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Find out Why These Olympians Sold Their Gold Medals and for How Much

Olympic athletes spend a great deal of time training mentally and physically for the world’s most famous games. Whether a newcomer or a well-decorated champion of a particular sport, all are laser-focused in performing their best, winning gold medals for their nations and etching their names in the stone columns of history. With that being said, why on Earth would anyone want to sell their hard-earned medals? As TIME points out, some athletes just want to rack up a lot of cash. For these three athletes however, it’s not the gold or green that is important rather the contribution they can make to those who really need it the most.

Wladimir Klitschko, Ukraine 
1996 Boxing — $1 Million USD

Heavyweight boxer Wladimir Klitschko won a gold medal for Ukraine during the 1996 Summer Olympic Games in Atlanta, Georgia. It was a huge deal for the nation who had its first introduction to the Olympic Games as an independent country. However, in 2012, Dr. Steelhammer auctioned off his medal earning him a hefty $1 million USD. He then gave all that money to the Klitschko Brothers Foundation that helps fund children’s sports camps and facilities. “I did sell the medal in March and 100% of the funds, which is $1 million, went to the Klitschko Brothers Foundation – we care about education and sport, that is the key in any children’s life,” Wladimir toldCNN. ”If they have knowledge they can succeed with that in their adult life and sport gives them the rules — how to respect your opponent, how to respect the rules.”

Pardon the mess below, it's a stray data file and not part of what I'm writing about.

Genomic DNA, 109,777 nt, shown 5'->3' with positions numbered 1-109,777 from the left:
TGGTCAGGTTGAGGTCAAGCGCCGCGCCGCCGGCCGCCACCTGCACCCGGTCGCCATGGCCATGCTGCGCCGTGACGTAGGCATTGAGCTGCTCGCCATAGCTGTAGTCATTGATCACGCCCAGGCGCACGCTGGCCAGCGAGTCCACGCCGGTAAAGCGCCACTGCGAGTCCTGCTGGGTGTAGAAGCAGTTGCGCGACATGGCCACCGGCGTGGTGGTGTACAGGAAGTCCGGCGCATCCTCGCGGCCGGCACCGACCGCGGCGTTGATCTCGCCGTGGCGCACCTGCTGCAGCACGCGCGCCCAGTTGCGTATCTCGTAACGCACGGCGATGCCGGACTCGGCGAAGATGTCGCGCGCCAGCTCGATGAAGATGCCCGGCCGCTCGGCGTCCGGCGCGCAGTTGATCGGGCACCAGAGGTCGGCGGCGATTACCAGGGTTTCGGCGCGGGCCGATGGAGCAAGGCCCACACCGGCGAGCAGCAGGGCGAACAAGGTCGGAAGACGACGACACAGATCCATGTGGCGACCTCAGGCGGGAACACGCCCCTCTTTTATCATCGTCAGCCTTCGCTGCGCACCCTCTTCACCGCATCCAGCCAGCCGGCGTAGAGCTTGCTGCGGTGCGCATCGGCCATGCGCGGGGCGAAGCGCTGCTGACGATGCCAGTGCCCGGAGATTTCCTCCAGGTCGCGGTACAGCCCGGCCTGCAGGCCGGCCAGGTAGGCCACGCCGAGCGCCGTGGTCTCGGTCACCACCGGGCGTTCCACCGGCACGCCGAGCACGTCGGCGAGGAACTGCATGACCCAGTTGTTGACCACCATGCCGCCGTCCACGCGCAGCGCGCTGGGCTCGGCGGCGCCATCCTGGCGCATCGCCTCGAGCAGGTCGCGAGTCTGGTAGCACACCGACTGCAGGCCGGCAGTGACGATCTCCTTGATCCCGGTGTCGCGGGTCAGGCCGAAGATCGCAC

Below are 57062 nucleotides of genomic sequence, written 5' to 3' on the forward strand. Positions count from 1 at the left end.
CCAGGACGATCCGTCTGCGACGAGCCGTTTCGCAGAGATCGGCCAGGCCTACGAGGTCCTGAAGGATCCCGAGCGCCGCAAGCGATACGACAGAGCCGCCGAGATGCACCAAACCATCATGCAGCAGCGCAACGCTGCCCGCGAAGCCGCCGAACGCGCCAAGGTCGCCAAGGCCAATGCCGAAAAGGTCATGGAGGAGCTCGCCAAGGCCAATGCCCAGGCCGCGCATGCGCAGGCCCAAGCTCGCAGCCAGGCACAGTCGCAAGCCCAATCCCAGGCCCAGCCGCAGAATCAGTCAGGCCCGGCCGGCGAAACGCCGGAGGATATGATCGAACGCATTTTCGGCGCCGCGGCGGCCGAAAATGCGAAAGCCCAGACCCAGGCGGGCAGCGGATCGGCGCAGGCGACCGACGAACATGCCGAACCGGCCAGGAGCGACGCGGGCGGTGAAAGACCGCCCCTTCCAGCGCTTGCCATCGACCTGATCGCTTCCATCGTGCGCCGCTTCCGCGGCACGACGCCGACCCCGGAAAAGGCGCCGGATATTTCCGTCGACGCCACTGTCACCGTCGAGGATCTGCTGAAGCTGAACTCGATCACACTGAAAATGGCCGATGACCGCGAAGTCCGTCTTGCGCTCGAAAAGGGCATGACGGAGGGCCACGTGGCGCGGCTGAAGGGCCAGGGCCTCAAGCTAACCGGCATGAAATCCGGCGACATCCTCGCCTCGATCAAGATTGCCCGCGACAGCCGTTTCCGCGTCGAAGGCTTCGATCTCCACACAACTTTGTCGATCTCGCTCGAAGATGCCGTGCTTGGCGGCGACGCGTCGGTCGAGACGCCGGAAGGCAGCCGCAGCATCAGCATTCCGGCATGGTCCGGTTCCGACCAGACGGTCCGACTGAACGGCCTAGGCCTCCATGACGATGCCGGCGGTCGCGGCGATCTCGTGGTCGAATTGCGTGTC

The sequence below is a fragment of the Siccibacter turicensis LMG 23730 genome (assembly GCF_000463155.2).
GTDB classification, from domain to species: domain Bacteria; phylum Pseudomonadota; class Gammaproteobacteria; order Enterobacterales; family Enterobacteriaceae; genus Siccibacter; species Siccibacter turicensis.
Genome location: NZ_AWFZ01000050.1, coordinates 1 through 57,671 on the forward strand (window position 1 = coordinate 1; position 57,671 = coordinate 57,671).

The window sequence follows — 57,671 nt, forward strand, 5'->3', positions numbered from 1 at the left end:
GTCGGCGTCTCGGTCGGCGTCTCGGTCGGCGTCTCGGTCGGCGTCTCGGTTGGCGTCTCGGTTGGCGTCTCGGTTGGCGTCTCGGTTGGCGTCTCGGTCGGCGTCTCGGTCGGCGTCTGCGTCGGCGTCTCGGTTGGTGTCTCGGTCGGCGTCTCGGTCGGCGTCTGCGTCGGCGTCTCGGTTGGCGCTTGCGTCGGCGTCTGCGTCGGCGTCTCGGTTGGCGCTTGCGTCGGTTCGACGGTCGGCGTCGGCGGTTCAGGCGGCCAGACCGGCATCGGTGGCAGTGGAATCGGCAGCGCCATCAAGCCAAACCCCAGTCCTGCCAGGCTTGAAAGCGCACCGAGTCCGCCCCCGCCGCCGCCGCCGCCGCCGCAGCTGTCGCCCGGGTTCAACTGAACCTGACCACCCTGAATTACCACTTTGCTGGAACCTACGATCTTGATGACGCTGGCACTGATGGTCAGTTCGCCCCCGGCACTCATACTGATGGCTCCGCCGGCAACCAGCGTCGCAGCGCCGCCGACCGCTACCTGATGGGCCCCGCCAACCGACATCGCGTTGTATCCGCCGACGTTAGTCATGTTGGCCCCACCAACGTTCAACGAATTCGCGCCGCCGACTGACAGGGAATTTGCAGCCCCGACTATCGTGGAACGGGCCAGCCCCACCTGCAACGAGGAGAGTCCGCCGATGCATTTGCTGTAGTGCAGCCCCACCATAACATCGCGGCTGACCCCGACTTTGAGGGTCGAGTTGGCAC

Mark Pavelich, U.S. 1980 Hockey — $262,900 USD

In 1980, hockey forward Mark Pavelich (depicted to the right, above) won a gold medal for the renowned “Miracle on Ice” U.S. men’s hockey team. After three decades of ownership, Pavelich decided to auction off his medal which was sold in 2014 for a whopping $262,900 USD. According to Yahoo, the athlete wanted to use the money earned to help his little daughter. “I’m doing a lot for my daughter here,” he said. “I want her to get a step forward in life. That’s probably the biggest reason.”

Otylia Jedrzekczak, Poland 2004 Swimming — $80,000 USD

Otylia Jedrzejczak became Poland’s first swimming champion at the 2004 Summer Olympic Games in Athens, Greece. She won a gold medal after her exceptional performance on the 200m butterfly. Before having qualified for the competition, Jedrzejczak said that any gold medals she received will be sold and the proceeds will directly go to a charity that assists children with leukemia. “I don’t need the medal to remember,” she said. “I know I’m the Olympic champion. That’s in my heart.”

Is there a better definition of an Olympian? Let us know your thoughts below.